Prime Minister Theresa May is set to push the exit button for Britain to leave the European Union on March 29.
Nine months after the historic referendum that voted in favour of Brexit, May is ready to invoke Article 50 of the Treaty of Lisbon to signal Britain will uncouple from the EU on March 30, 2019.
She will inform the EU of the country’s decision in a letter to European Council president Donald Tusk.
He will respond in writing and the negotiations for Britain to give up membership of the EU will start in earnest, although a ‘phoney war of words’ is likely to take place before the tough talking begins after April 29.
For the leaders of the other EU countries will meet to agree their approach to Brexit.
Tusk has already said the EU has plans in place for the talks and the meeting of leaders is a ‘rubber stamp’ for the debate to follow.
The summit will give “clarity” to EU residents, business and member states about the talks ahead, said Tusk.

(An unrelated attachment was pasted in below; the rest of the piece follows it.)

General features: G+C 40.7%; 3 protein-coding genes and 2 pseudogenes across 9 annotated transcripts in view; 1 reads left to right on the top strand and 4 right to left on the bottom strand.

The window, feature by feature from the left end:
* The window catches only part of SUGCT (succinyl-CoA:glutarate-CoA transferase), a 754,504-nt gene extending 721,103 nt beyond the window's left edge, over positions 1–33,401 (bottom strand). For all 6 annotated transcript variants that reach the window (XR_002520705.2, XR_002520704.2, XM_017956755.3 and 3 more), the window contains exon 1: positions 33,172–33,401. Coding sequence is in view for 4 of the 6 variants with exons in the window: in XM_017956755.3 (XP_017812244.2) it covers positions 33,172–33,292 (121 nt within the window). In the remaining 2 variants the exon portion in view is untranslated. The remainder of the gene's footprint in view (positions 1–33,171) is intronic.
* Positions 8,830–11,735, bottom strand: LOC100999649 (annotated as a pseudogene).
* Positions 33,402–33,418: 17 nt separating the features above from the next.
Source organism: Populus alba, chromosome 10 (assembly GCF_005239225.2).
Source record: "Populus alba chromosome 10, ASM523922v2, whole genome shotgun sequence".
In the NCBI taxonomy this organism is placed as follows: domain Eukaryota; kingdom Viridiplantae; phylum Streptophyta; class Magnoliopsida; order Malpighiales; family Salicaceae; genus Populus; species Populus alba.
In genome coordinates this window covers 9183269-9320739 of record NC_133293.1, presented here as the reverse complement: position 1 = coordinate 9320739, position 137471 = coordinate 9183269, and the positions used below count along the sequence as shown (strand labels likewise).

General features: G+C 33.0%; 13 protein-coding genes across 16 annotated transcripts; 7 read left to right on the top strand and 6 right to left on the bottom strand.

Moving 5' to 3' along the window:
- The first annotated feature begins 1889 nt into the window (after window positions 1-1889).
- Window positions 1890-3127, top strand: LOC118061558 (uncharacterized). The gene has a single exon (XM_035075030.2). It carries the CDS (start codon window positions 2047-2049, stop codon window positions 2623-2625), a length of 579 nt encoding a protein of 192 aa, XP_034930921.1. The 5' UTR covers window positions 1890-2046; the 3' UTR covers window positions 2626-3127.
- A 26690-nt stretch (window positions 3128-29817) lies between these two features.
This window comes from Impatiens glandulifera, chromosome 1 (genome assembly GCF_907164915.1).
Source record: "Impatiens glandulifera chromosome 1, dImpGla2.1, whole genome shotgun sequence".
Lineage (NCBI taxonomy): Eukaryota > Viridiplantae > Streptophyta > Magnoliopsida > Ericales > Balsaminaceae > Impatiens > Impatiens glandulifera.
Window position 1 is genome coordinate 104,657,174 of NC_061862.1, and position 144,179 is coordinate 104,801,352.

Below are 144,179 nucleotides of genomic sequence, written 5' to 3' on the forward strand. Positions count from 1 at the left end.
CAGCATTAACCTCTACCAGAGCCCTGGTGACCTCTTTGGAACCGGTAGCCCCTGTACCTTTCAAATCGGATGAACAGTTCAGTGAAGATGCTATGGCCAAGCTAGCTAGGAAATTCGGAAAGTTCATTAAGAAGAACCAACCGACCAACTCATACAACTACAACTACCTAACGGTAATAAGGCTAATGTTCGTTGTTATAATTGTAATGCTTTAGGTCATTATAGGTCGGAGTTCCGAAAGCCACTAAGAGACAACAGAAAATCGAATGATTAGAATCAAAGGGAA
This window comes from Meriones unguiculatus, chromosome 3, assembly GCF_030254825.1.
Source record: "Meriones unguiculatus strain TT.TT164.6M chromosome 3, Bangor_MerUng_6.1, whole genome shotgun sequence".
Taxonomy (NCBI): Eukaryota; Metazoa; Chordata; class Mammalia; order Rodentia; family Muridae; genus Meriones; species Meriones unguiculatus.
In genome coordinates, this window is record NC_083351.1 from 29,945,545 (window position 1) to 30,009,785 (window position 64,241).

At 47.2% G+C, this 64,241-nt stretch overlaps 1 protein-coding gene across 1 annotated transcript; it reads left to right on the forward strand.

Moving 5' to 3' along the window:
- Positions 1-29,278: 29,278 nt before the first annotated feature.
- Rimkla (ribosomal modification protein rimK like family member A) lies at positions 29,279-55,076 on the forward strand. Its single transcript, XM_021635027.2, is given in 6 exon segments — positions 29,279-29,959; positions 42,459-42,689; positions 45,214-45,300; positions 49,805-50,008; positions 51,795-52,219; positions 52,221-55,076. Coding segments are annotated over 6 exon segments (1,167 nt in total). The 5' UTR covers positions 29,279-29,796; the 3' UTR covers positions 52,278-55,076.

Britain will not have representatives at the meeting.
May told MPs that the Article 50 letter is one of the most important documents in British history.
The letter will ‘set the tone for our new relationship with Europe and the world,’ she said.
The letter will be a “historic event” which will see Britain start a “bold new chapter as a prosperous, open and global nation.”
The Brexit timetable will give May and her team just 17 months to strike an agreement with the EU.
The calendar looks like this:
- March 29, 2017 – Brexit triggered with Article 50 letter
- April 29, 2017 – EU leaders meet to agree Brexit strategy
- May 2017 – Negotiations start
- March 30, 2019 – Britain’s first day outside the EU since January 1973
French general election results due on May 7 are also likely to slow the start of Brexit discussions.
The initial talks are expected to settle the rights of EU expats in Britain and British expats in Europe.
Other topics are likely to cover any payments Britain might make to settle current and future debts to the EU.